On Tuesday, Matt Lauer interviewed Toronto Mayor Rob Ford on the Today show. Lauer asked Ford what would happen if he got a call in the wee hours and the City of Toronto had some terrible emergency and the Mayor was ripped out of his gourd? “That could happen to anybody,” Ford replied. “It could be worse,” said Cousin Ray. “If Ford was an Indian, he’d have to be sober and a role model.”
Mayor Ford’s defense to the charge of cocaine use has spread to the US. Newly elected Tea Party Congressman Trey Radel (R-FL) appeared in a District of Columbia Superior Court Wednesday to answer charges of possession of cocaine. His office released a statement claiming he struggles “with the disease of alcoholism, and this led to an extremely irresponsible choice.” In his brief legislative career, Rep. Radel voted in favor of requiring food stamp recipients to take a drug test. “What’s the problem,” asked Cousin Ray, “a guy who makes $174,000 a year ain’t on food stamps?”
Late the same day, Rep. Radel pled guilty, took a leave of absence for treatment, and promised to donate his salary while in treatment to charity. The treatment he is getting was ordered by the court as a condition of a one-year probation. He was also fined $250. Radel is on the libertarian end of the Tea Party, and he had joined liberal Democrats in sponsoring a bill to end mandatory minimum sentences for drug possession. Leading Cousin Ray to ask if the issue was liberty or self-interest?
Also on Wednesday, the Council of Economic Advisors reported that inflation in health care costs is at its lowest level in 50 years. Lawrence O’Donnell suggested on MSNBC that the only way to get this noticed would be to stamp it “top secret” and slip it to Wikileaks.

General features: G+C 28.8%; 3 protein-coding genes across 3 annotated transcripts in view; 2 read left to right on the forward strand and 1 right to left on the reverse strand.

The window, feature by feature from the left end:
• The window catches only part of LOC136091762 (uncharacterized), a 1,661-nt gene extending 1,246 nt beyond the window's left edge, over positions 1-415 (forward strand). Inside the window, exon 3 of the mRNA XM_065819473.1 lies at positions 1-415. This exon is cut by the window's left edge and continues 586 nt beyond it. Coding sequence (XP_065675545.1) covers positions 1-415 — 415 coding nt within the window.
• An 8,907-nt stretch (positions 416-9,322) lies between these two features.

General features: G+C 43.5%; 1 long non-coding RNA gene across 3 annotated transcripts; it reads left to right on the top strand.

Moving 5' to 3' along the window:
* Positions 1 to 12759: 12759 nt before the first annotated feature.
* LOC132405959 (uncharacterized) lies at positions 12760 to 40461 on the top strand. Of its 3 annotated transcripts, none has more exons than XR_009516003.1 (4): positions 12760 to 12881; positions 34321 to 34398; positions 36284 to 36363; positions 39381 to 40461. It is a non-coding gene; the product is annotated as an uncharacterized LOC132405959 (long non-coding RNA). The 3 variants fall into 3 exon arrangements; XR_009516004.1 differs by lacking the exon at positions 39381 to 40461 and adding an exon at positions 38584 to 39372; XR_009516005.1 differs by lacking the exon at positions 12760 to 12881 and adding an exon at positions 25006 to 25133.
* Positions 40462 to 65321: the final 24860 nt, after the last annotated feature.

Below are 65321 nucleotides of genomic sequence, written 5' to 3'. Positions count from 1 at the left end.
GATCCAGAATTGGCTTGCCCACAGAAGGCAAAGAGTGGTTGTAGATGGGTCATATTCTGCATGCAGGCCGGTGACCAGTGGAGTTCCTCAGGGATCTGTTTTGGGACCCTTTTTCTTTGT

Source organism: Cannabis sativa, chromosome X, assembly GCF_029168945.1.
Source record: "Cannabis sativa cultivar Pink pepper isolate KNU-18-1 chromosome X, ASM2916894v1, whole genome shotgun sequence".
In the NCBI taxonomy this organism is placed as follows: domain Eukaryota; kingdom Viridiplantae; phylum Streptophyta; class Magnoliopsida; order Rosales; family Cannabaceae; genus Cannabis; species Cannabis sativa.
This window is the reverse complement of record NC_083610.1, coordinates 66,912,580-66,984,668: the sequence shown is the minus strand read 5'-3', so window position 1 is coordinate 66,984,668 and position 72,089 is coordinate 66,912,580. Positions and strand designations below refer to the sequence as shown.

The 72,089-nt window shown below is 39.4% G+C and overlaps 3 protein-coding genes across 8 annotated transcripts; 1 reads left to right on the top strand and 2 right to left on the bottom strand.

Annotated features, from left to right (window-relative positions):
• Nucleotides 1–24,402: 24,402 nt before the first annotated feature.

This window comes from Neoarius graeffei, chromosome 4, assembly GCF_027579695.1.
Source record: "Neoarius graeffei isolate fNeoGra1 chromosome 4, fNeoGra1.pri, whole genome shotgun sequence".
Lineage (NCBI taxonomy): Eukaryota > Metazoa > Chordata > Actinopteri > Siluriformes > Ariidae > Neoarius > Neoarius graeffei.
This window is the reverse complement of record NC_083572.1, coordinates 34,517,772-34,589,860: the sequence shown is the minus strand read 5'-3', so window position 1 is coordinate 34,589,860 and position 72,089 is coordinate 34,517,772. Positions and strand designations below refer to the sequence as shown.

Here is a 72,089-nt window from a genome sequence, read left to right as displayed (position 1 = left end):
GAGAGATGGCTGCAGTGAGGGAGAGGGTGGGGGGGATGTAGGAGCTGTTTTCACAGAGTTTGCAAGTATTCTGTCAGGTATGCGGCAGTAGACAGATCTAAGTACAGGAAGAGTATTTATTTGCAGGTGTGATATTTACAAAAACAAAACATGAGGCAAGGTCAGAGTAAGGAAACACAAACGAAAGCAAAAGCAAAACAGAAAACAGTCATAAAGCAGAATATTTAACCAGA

Thursday news was dominated by Senate Majority Leader Harry Reid’s decision to trigger the “nuclear option” and wipe out the filibuster except for legislation and Supreme Court Appointments. Approximately half of all the filibusters of executive appointments in the history of the US have happened to President Obama. “Now that it only takes 51 votes instead of 60,” Cousin Ray asked, “do you suppose they’ll do anything?”
Texas has floated an innovative defense to the Justice Department’s attempts to get its voter suppression laws thrown out for violating the Voting Rights Act: “It is perfectly constitutional for a Republican-controlled legislature to make partisan districting decisions, even if there are incidental effects on minority voters who support Democratic candidates.” Cousin Ray gives Texas points for honesty and suggests that if minority voters want their ballots counted, all they have to do is vote Republican. Did I mention that Ray is a Republican?
This week at the Teatro Real in Madrid, Spain, American director Peter Sellars opened an opera first performed in 1695, The Indian Queen. The subject matter, Spain’s treatment of the indigenous people of the Americas, remains controversial. According to the New York Times, “some spectators booed at points and several left half-way.” Sellars commented the next day: “What we saw last night is that, even if the Conquista might not seem like a burning issue for Spain right now, wounds are slow to heal and music can touch people in places where some just don’t want to be touched…. It is the kind of music that helps understand what religious conversion at gunpoint can mean and how do you start worshiping overnight a new God, the day after your people have been massacred.” Cousin Ray suggested that adding a rousing chorus of “Hail to the Redskins” might placate the Spanish opera fans